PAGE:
Lot Content

Global notice COVID-19 Important notice
Kang Hyung-Koo (B. 1954)
PROPERTY FROM AN IMPORTANT NEW YORK COLLECTION
Kang Hyung-Koo (B. 1954)

Warhol Test II

Details
Kang Hyung-Koo (B. 1954)
Warhol Test II
signed in Korean (lower right of yellow panel); signed in Korean (lower right of pink panel)
oil on canvas, 4 panels
each: 194 x 130 cm. (76 3/8 x 51 1/8 in.) (4)
Painted in 2008
Provenance
Arario Gallery, New York, USA
Acquired directly from the above by the present owner
Literature
Arario Gallery, Hyung Koo Kang, Seoul, Korea; New York, USA, 2009 (illustrated, front cover & pp. 74-75).
Exhibited
Seoul, Korea, Arario Gallery, Hyung Koo Kang, 21 April - 17 May 2009.
Arario Gallery, Hyung Koo Kang, New York, USA, 8 May- 20 June 2009.

Condition Report

If you wish to view the condition report of this lot, please sign in to your account.

Sign in
View condition report

Lot Essay

The two most outstanding visual elements in Kang Hyung-Koo's portraits are the grand scale of his work, and the hyperrealism of the details. Kang has obsessively magnified the scale of the faces in his paintings because overblown faces allow him to emphasise by exaggeration facial expressions frozen in time. Kang's magnified faces reveal the myriad traces of hidden emotions rather than just the outer appearance of the face. Through magnification, Kang aims to remove viewers from the commonplace human face and lead them to experience an unusual and chilling surprise, eventually evoking empathy.
Kang Hyung-Koo's portraits immediately remind the viewer of Chuck Close, who has been painting human faces on large canvases using hyper-realistic techniques since the 1960s (Fig. 1). Both Kang and Close's paintings are more realistic than photographs. However, while Close's goal is "to transfer photographic information into painted information," Kang's work emphasises colour rather than the simple transfer of photographic information. As shown in Andy Warhol Test II (Lot 63) featured here, Kang's painstaking draftsmanship is enhanced by his emblematic use of colour and the eloquent control of a monotone palette. In the painting composed of four panels, the two images of Warhol's face are split in half. Kang uses strong colours on the surfaces of his canvases so as to highlight colours before shapes and images. In Andy Warhol Test II there is the deliberately uncomfortable juxtaposition of fuchsia, pink, blue and yellow over the face. The effect is far from real - and close to surreal. It is as if Kang wants to expose the actual existence of Andrew Warhola Jr who was hidden behind the pseudonym and persona of Andy Warhol.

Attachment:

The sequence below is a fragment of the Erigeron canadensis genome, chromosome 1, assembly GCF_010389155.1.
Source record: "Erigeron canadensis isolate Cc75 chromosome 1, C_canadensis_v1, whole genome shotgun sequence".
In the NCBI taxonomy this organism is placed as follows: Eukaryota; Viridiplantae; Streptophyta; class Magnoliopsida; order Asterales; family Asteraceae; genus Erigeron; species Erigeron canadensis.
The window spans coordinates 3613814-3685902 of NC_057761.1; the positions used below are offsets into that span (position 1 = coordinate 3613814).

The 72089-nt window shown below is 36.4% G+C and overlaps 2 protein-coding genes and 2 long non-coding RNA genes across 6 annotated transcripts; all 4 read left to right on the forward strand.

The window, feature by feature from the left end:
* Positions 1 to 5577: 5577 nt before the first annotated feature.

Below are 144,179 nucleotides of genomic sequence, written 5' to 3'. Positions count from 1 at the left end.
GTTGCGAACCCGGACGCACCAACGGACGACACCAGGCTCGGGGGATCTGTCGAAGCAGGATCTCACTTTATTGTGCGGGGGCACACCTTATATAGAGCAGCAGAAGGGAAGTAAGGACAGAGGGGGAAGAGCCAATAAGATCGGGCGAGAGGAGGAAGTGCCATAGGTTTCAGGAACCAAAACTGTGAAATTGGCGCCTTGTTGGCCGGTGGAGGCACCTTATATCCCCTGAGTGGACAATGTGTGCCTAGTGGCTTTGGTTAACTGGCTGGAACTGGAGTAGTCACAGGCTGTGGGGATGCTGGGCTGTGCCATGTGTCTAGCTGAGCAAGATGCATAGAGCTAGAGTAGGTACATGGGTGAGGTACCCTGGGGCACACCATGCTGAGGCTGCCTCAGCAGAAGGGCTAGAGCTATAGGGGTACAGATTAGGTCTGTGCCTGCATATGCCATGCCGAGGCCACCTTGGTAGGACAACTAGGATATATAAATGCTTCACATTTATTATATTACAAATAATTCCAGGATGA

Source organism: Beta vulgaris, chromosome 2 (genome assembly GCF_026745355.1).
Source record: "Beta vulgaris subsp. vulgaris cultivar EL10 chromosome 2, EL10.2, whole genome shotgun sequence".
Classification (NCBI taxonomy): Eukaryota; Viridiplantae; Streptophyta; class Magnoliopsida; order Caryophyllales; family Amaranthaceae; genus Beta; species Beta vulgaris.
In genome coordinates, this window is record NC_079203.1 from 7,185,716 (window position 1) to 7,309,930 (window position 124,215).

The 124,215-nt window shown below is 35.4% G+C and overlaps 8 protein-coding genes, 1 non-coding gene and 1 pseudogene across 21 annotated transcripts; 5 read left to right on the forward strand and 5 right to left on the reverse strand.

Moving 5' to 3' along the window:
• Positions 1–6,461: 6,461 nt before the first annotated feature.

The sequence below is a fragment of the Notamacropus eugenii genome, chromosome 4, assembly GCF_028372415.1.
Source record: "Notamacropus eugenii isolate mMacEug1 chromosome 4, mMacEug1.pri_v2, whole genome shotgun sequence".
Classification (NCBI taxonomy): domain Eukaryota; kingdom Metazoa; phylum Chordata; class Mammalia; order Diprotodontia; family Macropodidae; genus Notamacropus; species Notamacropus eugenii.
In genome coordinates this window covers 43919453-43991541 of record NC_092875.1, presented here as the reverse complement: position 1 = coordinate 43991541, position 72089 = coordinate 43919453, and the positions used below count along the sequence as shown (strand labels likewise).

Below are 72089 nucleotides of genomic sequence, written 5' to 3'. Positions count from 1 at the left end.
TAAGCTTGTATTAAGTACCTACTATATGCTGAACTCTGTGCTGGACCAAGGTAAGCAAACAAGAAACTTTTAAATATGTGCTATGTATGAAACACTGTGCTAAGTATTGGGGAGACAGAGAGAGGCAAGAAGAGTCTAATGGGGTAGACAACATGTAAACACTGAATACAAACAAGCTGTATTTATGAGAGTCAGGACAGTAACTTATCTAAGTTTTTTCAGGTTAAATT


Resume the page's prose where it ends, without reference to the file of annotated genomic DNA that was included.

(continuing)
Kang also tends to emphasise the eyes and exaggerate facial wrinkles, distorting the real person's facial image. It is through such distortions that Kang crosses beyond the realm of representation and gives a different meaning to the portrait genre. As Andy Warhol Test II shows, Kang's portraits are based on an enigmatic illusion balanced somewhere between Surrealism and Hyperrealism. Kang believes that surrealism and hyperrealism both deliver the same sensation by providing a persuasive but erroneous illusion of reality. Andy Warhol Test II is acutely conscious of its paradoxical tendency towards both representation and illusion. Kang creates a strikingly persuasive illustration of portraits of significant figures in art history (Fig. 2). Exploiting the illusory promises that hyperrealistic paintings make, Kang reincarnates Andy Warhol within the grand scale of his canvas, making his presence known and giving a sense of his existence. The combination of a well-painted portrait, the astute grasp of the power of colours and even, perhaps, his understanding and suave toying with the elements of hyperrealism, have all helped to strengthen Kang's maturity and success as an artist. Viewers find themselves locked in the mystical spell of Kang's theatrical painting. The meticulous record of withered skin stems has a magnetism composed of awe and repugnance. The eyes are deep pools, the expression of a profoundly introverted soul. As Kang teases with elements of hyperrealism while declaring his paintings to be real, the audience must spend time unravelling the images before them.

More from Asian 20th Century & Contemporary Art (Evening Sale)

View All
View All